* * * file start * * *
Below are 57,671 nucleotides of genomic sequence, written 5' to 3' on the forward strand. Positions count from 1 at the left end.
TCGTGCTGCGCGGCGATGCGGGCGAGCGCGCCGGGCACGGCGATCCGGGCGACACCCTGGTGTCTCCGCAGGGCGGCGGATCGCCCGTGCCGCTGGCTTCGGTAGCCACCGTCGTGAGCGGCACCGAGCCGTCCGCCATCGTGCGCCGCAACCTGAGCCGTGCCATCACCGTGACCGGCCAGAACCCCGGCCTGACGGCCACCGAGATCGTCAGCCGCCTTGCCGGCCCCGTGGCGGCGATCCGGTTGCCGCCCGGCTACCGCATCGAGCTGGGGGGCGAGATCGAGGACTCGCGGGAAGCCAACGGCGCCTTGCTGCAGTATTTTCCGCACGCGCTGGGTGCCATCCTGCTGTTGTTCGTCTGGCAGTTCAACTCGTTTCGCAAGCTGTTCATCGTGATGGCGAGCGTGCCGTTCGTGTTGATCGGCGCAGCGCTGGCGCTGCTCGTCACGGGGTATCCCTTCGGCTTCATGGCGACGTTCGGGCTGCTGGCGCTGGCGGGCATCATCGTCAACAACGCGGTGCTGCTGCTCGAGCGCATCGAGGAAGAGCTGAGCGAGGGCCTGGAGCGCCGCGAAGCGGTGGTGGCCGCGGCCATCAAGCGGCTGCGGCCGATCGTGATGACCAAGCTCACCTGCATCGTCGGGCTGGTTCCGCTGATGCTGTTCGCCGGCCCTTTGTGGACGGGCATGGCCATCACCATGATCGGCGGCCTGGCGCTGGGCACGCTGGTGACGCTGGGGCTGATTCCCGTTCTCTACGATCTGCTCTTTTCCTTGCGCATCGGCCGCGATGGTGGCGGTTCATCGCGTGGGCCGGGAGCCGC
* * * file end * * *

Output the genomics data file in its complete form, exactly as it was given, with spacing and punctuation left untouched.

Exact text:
Below are 57,671 nucleotides of genomic sequence, written 5' to 3' on the forward strand. Positions count from 1 at the left end.
TCGTGCTGCGCGGCGATGCGGGCGAGCGCGCCGGGCACGGCGATCCGGGCGACACCCTGGTGTCTCCGCAGGGCGGCGGATCGCCCGTGCCGCTGGCTTCGGTAGCCACCGTCGTGAGCGGCACCGAGCCGTCCGCCATCGTGCGCCGCAACCTGAGCCGTGCCATCACCGTGACCGGCCAGAACCCCGGCCTGACGGCCACCGAGATCGTCAGCCGCCTTGCCGGCCCCGTGGCGGCGATCCGGTTGCCGCCCGGCTACCGCATCGAGCTGGGGGGCGAGATCGAGGACTCGCGGGAAGCCAACGGCGCCTTGCTGCAGTATTTTCCGCACGCGCTGGGTGCCATCCTGCTGTTGTTCGTCTGGCAGTTCAACTCGTTTCGCAAGCTGTTCATCGTGATGGCGAGCGTGCCGTTCGTGTTGATCGGCGCAGCGCTGGCGCTGCTCGTCACGGGGTATCCCTTCGGCTTCATGGCGACGTTCGGGCTGCTGGCGCTGGCGGGCATCATCGTCAACAACGCGGTGCTGCTGCTCGAGCGCATCGAGGAAGAGCTGAGCGAGGGCCTGGAGCGCCGCGAAGCGGTGGTGGCCGCGGCCATCAAGCGGCTGCGGCCGATCGTGATGACCAAGCTCACCTGCATCGTCGGGCTGGTTCCGCTGATGCTGTTCGCCGGCCCTTTGTGGACGGGCATGGCCATCACCATGATCGGCGGCCTGGCGCTGGGCACGCTGGTGACGCTGGGGCTGATTCCCGTTCTCTACGATCTGCTCTTTTCCTTGCGCATCGGCCGCGATGGTGGCGGTTCATCGCGTGGGCCGGGAGCCGC